Wednesday, March 6, 2013

Inerrancy vs Infallibility: A Theological Primer

A book inscribed with the Greek letters alpha ...
A book inscribed with the Greek letters alpha and omega. (Photo credit: Wikipedia)

What's in a word?

I have been mulling the difference between the concepts of Biblical Inerrancy and Biblical Infallibilityin my mind for several months now, mostly because I hear them used inaccurately all the time. It seems like most people consider them synonymous while, although they are closely related terms, they most certainly do not mean the same thing.

What do they relate to?

Both the terms infallibility and Inerrancy refer to paradigms for the interpretation of God's Word (the Bible). Both terms seek to justify the Bible as authentic, genuine and full of truth. To state it negatively, neither term seeks to downplay or  deny the primacy of God's authority through the scriptures, though they highlight these principles in different ways.

Defining Biblical Inerrancy

The basic tenet of the dogma of Biblical Inerrancy is that Biblical documents:
in its original manuscripts, is accurate and totally free from error of any kind.  --Wikipedia
This means that if there are any errors in the Bible you hold in your hand, it must have been come by way of translation or typographical error since the inspiration of the Holy Spirit never makes a mistake about anything.
English: Bible in candlelight.
English: Bible in candlelight. (Photo credit: Wikipedia)

This leads us to the logical end of this theological frame of mind: the scope of scripture. Individuals who hold to Biblical Inerrancy also hold that the scriptures are the absolute authority in all matters concerning this world and life, this includes psychology, science, history, geography, etc. Regardless of the topic, the Bible is always the standard for truth and can be relied upon without question.

SIDE NOTE: This paradigm also lends itself to the Homeschooling movement that uses the Bible as it's only textbook. If the Bible is THE authority on these topics, then why read anything else?

Distinctions of Biblical Inerrancy


  • The Bible is literally, scientifically, historically (etc.) accurate in it's original languages as inspired by God.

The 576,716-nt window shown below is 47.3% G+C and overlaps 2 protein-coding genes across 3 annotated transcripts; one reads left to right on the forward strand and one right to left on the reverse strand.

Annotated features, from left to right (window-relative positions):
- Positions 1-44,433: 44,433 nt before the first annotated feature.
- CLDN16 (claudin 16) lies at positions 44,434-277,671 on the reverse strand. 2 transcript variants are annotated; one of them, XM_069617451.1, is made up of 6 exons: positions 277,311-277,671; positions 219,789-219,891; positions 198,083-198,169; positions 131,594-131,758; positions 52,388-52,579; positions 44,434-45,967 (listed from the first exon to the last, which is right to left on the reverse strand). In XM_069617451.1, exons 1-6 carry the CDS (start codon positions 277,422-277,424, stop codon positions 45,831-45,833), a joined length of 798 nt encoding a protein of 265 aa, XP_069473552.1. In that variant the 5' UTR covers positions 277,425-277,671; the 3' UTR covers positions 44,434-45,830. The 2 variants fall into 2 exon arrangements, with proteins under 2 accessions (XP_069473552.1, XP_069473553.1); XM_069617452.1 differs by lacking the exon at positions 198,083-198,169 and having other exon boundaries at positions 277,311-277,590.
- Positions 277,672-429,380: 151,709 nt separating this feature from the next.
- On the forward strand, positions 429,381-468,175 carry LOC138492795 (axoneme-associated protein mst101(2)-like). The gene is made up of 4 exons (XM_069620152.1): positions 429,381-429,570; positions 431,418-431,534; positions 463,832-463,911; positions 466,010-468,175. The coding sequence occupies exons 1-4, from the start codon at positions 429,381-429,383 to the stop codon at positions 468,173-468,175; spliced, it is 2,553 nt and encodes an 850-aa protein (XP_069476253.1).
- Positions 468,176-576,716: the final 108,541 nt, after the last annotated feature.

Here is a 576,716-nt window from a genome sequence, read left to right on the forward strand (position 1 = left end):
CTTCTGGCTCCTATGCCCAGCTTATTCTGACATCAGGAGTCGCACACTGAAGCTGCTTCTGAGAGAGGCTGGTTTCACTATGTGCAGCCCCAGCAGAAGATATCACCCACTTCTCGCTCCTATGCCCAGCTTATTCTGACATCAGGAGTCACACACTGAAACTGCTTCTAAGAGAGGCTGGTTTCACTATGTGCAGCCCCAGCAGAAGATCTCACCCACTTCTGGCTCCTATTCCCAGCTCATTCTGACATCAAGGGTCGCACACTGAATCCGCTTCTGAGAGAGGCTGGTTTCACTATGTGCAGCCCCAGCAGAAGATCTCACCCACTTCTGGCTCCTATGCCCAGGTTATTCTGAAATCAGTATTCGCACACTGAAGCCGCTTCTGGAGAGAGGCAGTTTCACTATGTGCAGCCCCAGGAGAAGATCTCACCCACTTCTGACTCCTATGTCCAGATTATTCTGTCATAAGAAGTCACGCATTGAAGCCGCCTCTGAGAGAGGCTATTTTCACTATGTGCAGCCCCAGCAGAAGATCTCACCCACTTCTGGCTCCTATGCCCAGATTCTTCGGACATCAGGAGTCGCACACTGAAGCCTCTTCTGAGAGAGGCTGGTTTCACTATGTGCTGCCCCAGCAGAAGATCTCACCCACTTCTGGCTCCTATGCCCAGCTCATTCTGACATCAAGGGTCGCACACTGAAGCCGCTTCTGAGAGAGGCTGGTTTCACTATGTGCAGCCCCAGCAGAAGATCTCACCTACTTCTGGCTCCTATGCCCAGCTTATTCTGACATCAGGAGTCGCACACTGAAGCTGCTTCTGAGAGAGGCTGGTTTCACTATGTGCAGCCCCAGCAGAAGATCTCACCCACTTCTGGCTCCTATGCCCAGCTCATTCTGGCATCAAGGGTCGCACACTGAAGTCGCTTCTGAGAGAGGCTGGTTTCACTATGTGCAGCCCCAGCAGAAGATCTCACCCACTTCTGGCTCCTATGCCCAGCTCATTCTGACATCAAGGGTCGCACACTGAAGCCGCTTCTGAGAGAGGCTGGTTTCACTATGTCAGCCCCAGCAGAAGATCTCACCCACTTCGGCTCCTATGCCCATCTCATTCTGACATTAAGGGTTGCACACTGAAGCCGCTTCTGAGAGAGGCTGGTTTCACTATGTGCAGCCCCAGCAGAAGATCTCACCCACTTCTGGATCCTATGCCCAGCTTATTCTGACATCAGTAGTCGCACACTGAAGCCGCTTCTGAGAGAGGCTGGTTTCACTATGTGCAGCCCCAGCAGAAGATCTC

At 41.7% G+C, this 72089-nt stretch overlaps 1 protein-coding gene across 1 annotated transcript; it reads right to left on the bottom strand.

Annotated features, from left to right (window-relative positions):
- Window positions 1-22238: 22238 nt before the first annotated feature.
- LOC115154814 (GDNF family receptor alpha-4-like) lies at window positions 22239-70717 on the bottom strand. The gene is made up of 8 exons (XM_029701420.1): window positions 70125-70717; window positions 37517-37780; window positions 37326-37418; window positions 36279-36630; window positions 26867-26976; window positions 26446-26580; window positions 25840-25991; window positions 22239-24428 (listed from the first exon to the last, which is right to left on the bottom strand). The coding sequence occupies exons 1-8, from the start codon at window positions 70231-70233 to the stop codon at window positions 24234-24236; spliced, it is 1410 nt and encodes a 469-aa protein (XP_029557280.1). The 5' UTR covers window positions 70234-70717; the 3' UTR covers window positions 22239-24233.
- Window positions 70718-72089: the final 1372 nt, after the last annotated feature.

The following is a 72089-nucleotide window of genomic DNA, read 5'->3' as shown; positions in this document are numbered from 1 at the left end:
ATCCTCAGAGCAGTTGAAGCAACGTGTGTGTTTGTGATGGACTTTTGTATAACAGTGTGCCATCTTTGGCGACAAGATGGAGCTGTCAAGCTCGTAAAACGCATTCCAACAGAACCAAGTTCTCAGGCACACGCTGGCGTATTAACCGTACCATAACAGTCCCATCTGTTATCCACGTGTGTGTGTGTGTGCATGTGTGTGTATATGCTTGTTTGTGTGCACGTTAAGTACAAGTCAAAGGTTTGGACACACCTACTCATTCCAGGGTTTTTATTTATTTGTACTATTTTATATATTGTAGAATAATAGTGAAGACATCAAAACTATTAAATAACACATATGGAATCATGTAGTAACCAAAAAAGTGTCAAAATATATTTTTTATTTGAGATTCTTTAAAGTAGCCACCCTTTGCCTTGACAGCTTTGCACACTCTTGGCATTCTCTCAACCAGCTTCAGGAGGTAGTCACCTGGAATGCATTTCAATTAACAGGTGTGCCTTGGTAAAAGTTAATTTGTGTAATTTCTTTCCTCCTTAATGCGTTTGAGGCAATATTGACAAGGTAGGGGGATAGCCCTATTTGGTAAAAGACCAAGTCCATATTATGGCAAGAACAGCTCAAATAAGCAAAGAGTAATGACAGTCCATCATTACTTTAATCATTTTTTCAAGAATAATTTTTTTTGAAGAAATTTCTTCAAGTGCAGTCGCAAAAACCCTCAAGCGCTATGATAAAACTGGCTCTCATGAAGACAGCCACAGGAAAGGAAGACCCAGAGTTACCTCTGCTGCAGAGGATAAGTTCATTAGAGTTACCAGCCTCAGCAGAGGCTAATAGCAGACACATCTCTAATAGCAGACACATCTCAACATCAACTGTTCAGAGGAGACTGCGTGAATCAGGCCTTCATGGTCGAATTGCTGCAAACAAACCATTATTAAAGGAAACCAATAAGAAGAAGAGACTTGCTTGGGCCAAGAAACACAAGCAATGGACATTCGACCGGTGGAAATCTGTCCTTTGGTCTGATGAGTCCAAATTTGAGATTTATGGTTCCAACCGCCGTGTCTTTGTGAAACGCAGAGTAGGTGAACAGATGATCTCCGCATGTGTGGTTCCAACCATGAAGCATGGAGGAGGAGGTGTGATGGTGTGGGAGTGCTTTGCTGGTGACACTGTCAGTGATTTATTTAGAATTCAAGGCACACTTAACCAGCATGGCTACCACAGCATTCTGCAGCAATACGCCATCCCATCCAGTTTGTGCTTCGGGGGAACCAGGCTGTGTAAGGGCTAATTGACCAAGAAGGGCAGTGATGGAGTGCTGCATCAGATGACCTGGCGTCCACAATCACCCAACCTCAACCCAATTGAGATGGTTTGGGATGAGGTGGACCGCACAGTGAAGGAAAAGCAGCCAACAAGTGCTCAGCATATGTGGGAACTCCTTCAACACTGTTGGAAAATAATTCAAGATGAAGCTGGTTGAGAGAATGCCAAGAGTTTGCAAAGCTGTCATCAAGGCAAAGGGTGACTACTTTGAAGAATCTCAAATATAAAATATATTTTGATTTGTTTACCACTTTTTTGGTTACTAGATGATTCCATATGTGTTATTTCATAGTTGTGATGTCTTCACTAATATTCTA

• Error of any kind in the scriptures must be due to translation or an insufficient current body of knowledge (i.e. - Archaeology will find proof for the Bible).
  • The scope of scripture is infinite.
  • Given the scope, admission of error anywhere equates to the weakening of the veracity of scripture.

Defining Biblical Infallibility

The basic tenet of the dogma of Biblical Infallibility is that what Biblical documents:
say... regarding matters of faith and Christian practice is wholly useful and true. Wikipedia
This says that if there are any errors in your Bible, they are of no consequence to the ultimate message of the scriptures which is to serve as a guide to salvation and to a life of faith. All accounts are meant to promote this ultimate message and the scriptures will never fail to accomplish its purpose.

The logical end of this frame of mind is to remain open to potential inaccuracies with regard to science, history and the like without demeaning the message of scripture. This allows the individual the flexibility to remain true to scripture while adhering to modern advances in knowledge, much like the Mythopoetic reading of the first few chapters of Genesis (Part 2 of the reading).

SIDE NOTE: This is not to be confused with Biblical Criticism as proposed by the historical Jesus and similar groups. The supernatural is not necessarily done away with because it is difficult to explain. What is mostly referred to here are the little inaccuracies that do not change the message of the Bible.

Distinctions of Biblical Infallibility


  • The Bible's message is directly inspired by God, and though he used human vessels to transport this message it remains accurate and trustworthy.
  • Error in scripture is limited to the shortcomings of the vessel and not the message. These errors are limited to tertiary facts that have no bearing on the ultimate message of the scriptures.
  • The scope of scripture is finite.
  • Given the scope, admission of error in areas outside the scope does not weaken the veracity of scripture in any way.


Conclusion

While both of these terms share many of the same sentiments and adherents of said positions certainly share a common respect for the veracity of God's Word, it is clear that these positions lead to very different outcomes and challenges.

The adherent to Biblical Inerrancy is open to the charge of anti-intellectualism, while the adherent to Biblical Infallibility should be wary of potential relativism. It is important to evaluate where you stand and from there you may equip yourself to guard against any potential pitfall.

SIDE NOTE: Most churches publish a mission statement which includes the official church position on many topics. This is a popular one to include. As you investigate where you stand, perhaps that belief statement could be a starting point.
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2 comments:

  1. Really good definitions. Just wanted to let you know that you have a typo under biblical infallibility. You accidentally use the word inerrancy when describing infallibility. No biggie, just want to alert you.

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  2. Thanks Kate! I went ahead and corrected my blunder. :) While I was editing, I updated the HTML so that it reads nicer.


    God bless!

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